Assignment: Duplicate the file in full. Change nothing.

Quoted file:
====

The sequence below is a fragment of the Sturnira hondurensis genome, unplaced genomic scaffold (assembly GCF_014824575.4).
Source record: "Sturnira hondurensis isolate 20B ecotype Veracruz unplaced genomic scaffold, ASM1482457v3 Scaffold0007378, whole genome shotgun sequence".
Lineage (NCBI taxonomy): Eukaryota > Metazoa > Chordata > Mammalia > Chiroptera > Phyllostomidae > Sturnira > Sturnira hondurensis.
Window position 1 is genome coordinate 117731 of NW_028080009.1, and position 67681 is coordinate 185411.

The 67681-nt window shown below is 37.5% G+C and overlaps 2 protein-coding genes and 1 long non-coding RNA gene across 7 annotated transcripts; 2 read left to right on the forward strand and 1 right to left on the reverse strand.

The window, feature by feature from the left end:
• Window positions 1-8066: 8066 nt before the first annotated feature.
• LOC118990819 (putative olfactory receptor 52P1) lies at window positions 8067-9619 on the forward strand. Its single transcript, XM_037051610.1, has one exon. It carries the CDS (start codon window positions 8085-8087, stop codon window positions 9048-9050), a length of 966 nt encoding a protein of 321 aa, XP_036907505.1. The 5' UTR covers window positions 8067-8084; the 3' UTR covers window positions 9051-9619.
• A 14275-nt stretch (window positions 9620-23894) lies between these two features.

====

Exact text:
The sequence below is a fragment of the Sturnira hondurensis genome, unplaced genomic scaffold (assembly GCF_014824575.4).
Source record: "Sturnira hondurensis isolate 20B ecotype Veracruz unplaced genomic scaffold, ASM1482457v3 Scaffold0007378, whole genome shotgun sequence".
Lineage (NCBI taxonomy): Eukaryota > Metazoa > Chordata > Mammalia > Chiroptera > Phyllostomidae > Sturnira > Sturnira hondurensis.
Window position 1 is genome coordinate 117731 of NW_028080009.1, and position 67681 is coordinate 185411.

The 67681-nt window shown below is 37.5% G+C and overlaps 2 protein-coding genes and 1 long non-coding RNA gene across 7 annotated transcripts; 2 read left to right on the forward strand and 1 right to left on the reverse strand.

The window, feature by feature from the left end:
• Window positions 1-8066: 8066 nt before the first annotated feature.
• LOC118990819 (putative olfactory receptor 52P1) lies at window positions 8067-9619 on the forward strand. Its single transcript, XM_037051610.1, has one exon. It carries the CDS (start codon window positions 8085-8087, stop codon window positions 9048-9050), a length of 966 nt encoding a protein of 321 aa, XP_036907505.1. The 5' UTR covers window positions 8067-8084; the 3' UTR covers window positions 9051-9619.
• A 14275-nt stretch (window positions 9620-23894) lies between these two features.